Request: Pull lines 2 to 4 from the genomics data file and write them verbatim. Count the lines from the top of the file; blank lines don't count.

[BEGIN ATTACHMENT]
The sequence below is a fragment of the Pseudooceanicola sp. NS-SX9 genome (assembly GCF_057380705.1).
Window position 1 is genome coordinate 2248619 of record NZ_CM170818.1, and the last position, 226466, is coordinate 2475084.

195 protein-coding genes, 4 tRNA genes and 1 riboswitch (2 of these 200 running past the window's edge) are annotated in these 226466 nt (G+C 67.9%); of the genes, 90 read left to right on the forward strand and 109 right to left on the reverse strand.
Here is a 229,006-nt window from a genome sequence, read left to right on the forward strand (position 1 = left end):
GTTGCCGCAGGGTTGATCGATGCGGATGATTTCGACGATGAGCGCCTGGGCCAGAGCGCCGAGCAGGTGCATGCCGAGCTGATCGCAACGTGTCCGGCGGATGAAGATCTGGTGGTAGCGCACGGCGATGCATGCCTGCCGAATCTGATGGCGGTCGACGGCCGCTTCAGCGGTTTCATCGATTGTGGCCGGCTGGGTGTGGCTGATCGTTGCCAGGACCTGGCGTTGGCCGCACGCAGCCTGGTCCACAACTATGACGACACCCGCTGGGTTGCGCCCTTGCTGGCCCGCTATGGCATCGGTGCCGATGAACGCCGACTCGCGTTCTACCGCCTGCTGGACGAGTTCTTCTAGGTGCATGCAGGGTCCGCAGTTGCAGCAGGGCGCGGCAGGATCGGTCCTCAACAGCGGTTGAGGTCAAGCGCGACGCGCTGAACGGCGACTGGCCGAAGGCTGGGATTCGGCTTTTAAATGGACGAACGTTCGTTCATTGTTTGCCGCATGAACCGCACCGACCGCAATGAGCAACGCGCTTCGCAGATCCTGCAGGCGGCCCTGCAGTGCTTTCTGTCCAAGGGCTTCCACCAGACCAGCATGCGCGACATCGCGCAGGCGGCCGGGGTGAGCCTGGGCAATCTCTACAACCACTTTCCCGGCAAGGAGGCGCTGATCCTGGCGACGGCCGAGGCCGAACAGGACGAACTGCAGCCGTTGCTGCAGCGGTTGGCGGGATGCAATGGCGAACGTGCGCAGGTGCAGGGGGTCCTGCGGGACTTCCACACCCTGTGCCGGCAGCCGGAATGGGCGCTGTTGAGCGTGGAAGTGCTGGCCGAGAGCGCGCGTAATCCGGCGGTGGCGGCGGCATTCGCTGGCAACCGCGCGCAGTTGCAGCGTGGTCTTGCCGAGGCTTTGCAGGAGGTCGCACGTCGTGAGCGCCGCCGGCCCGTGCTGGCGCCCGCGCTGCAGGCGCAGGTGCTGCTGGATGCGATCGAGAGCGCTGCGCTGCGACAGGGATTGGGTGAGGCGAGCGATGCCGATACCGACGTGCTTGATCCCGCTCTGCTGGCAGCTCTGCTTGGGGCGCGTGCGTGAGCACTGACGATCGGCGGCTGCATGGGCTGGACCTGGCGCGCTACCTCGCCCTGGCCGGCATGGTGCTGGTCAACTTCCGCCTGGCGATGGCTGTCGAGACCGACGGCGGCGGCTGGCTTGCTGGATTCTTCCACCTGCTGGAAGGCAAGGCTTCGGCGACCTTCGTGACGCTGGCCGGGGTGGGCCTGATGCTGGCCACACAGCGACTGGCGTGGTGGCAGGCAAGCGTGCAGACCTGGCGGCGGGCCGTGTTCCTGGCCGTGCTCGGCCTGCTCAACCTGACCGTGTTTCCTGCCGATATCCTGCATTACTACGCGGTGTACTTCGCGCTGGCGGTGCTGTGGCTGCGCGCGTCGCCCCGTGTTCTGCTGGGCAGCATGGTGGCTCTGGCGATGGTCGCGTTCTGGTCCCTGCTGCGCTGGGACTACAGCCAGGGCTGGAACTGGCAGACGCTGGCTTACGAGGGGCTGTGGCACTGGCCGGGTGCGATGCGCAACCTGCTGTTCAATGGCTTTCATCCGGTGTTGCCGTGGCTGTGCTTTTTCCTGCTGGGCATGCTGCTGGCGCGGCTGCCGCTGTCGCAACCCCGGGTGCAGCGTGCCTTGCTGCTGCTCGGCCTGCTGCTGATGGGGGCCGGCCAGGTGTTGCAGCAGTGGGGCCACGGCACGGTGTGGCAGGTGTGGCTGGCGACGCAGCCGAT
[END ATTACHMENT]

Window position 1 is genome coordinate 2248619 of record NZ_CM170818.1, and the last position, 226466, is coordinate 2475084.

195 protein-coding genes, 4 tRNA genes and 1 riboswitch (2 of these 200 running past the window's edge) are annotated in these 226466 nt (G+C 67.9%); of the genes, 90 read left to right on the forward strand and 109 right to left on the reverse strand.
Here is a 229,006-nt window from a genome sequence, read left to right on the forward strand (position 1 = left end):